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SoftBank’s decision to sell T-Mobile shares is part of the company’s efforts to boost liquidity in a bid to fight the negative economic of the coronavirus pandemic.
The internal responses by companies to ease the economic harm caused by the coronavirus differ. While some companies have had to shed off their staff, others have announced the closure of some business operation outlets in order to cut costs. While a few have practically gone out of business, SoftBank Group Corp (TYO: 9984) one of the parent companies of T-Mobile U.S Inc (NASDAQ: TMUS) plans to sell off 198 million shares worth about $21 billion.
The decision to sell off the shares comes in an effort to partially ameliorate the harsh economic and financial strain the coronavirus plunged the company into. T-Mobile has a $131.73 billion market cap and after hours the stock has seen a loss of 1.60% plunging the lower than Monday’s closing of $106.60 per share.
T-Mobile US, Inc., commonly shortened to T-Mobile, is an American wireless network operator. It is owned majorly by German telecommunications company Deutsche Telekom (DT) with a 43% share, and also by Japanese conglomerate holding company SoftBank Group partially owning the company as well at a 24% share. The remaining 33% share of the company is owned by the public through the common stock. Its headquarters are located in Bellevue, Washington, in the Seattle metropolitan area. T-Mobile is the third-largest wireless carrier in the United States, with 86.0 million customers as of the end of Q4 2019.
The company has annual revenues of over $40 billion. In 2015, Consumer Reports named T-Mobile the number one American wireless carrier. In a series of recent mergers, the company successfully acquired Sprint Corporation on April 1 2020 whilst the coronavirus was blaring hot. Since its inception in 1994, the company has adopted an integrated cutting edge communication technology that has positioned it as one of the telecom leaders in the U.S. and around the world.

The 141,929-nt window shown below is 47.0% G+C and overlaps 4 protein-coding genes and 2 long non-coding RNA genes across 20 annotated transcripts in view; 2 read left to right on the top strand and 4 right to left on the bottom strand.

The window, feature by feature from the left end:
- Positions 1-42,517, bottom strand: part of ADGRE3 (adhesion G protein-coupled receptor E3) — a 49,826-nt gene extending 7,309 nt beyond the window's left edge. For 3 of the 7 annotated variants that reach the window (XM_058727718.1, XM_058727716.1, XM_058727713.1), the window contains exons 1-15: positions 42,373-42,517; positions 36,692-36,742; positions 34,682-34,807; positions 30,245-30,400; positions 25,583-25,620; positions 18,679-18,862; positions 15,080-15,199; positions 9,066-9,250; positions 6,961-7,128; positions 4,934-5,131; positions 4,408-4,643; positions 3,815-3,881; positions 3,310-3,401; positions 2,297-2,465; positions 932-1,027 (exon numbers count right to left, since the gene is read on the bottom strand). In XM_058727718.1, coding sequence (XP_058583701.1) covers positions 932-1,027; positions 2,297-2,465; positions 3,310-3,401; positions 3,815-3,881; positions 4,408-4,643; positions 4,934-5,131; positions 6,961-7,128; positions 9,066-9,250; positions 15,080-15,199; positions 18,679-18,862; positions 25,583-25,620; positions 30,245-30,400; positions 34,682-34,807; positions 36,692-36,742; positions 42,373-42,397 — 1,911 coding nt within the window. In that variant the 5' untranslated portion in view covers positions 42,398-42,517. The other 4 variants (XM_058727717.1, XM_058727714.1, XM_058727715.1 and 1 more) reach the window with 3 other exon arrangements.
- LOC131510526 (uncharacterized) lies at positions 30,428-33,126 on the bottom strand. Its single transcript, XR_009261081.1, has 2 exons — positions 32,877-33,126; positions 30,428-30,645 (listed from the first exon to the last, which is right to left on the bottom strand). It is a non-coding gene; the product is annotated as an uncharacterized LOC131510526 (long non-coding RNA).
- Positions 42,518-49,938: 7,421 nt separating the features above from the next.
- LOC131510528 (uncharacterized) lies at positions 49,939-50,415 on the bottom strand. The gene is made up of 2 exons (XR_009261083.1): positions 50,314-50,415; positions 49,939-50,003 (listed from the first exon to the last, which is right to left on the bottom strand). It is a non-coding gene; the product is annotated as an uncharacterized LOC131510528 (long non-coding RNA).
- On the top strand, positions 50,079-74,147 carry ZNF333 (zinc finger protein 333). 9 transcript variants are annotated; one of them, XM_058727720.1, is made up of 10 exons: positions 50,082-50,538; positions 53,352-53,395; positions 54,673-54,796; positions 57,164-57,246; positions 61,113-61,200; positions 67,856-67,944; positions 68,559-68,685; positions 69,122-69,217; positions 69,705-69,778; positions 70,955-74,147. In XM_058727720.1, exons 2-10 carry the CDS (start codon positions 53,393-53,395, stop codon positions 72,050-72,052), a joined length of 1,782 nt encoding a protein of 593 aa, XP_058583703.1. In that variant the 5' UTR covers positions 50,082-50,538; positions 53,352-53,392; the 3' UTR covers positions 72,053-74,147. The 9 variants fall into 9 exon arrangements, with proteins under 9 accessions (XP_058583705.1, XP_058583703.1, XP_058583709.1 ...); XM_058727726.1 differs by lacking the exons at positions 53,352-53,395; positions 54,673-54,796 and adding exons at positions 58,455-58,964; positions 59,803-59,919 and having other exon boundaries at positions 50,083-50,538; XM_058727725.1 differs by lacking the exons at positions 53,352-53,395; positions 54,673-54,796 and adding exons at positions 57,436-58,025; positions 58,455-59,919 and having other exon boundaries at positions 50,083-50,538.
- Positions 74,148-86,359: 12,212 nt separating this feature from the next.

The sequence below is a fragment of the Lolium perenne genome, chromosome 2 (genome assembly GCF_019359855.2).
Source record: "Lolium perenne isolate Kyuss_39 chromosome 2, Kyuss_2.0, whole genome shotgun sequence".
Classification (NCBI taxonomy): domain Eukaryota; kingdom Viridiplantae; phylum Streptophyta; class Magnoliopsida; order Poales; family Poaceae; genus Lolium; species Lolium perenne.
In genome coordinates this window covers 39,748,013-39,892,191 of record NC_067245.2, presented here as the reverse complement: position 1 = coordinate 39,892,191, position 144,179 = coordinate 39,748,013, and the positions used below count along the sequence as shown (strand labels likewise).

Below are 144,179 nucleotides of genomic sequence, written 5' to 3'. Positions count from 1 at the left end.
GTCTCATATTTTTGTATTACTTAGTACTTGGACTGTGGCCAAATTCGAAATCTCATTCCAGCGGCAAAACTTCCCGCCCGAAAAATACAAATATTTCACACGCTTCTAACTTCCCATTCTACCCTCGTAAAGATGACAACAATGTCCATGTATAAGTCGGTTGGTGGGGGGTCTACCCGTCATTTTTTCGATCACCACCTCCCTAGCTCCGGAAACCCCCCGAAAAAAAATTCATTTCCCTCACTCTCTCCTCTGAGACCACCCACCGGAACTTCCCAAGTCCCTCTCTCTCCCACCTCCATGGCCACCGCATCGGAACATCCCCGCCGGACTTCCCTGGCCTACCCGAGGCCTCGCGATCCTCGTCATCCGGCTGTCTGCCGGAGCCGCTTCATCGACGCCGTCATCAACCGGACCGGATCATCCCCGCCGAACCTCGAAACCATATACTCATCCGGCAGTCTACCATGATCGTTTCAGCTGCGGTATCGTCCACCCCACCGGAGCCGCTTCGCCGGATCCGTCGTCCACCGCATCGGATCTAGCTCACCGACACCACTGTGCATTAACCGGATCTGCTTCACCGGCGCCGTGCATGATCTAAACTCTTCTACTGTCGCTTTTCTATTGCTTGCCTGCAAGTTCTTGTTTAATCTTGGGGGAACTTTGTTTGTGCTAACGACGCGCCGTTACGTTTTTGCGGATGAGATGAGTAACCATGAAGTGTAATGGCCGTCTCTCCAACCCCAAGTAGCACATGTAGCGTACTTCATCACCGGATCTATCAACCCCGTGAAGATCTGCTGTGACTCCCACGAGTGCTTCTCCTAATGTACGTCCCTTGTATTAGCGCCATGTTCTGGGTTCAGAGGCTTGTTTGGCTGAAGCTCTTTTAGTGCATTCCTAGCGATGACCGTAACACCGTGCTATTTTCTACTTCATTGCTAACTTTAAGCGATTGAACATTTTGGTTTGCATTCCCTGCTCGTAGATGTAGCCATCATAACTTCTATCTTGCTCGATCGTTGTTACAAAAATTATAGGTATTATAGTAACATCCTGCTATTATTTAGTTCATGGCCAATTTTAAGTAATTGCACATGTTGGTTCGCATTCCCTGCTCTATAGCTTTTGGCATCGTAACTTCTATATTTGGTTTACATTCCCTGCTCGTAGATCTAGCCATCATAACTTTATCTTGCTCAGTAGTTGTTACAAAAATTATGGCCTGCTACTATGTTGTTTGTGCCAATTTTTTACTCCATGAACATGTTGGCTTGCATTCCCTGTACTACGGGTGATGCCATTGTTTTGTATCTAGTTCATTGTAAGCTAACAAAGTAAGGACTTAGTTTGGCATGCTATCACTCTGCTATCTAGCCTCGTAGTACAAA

SoftBank Needs to Sell T-Mobile Shares
SoftBank Group Corp. is a Japanese multinational conglomerate holding company headquartered in Tokyo. SoftBank owns stakes in many technology, energy, and financial companies. It also runs Vision Fund, the world’s largest technology-focused venture capital fund, with over $100 billion in capital reserve. The share sales represent 65% of SoftBank’s stake in T-Mobile and represent an attempt by the Japanese firm to improve its liquidity as part of its recovery move post-COVID-19. SoftBank had a huge hit with the coming of the coronavirus and reported back in April it will attempt to buy back shares from its chain of investment up to the tune of $41 billion which will help the company meet debt obligations.
The current woes of the company have seen investors like Alibaba’s Jack Ma quit the company as the company’s WeWork, a portfolio company of SoftBank’s $100 billion Vision Fund failed to go public with a record $18 billion loss.
Revival for SoftBank
Softbank Group has an extensive investment in several performing companies to date. While the company is generally not having the best of times, a probable revival is possible with proper management and efficient utilization of funds.
SoftBank’s current dilemma is universal as companies battle a positive resurgence from the coronavirus pandemic. The period of recovery might be the most important turning point for these companies, and market analysts believe a good management decision can make ailing firms recover and rebound.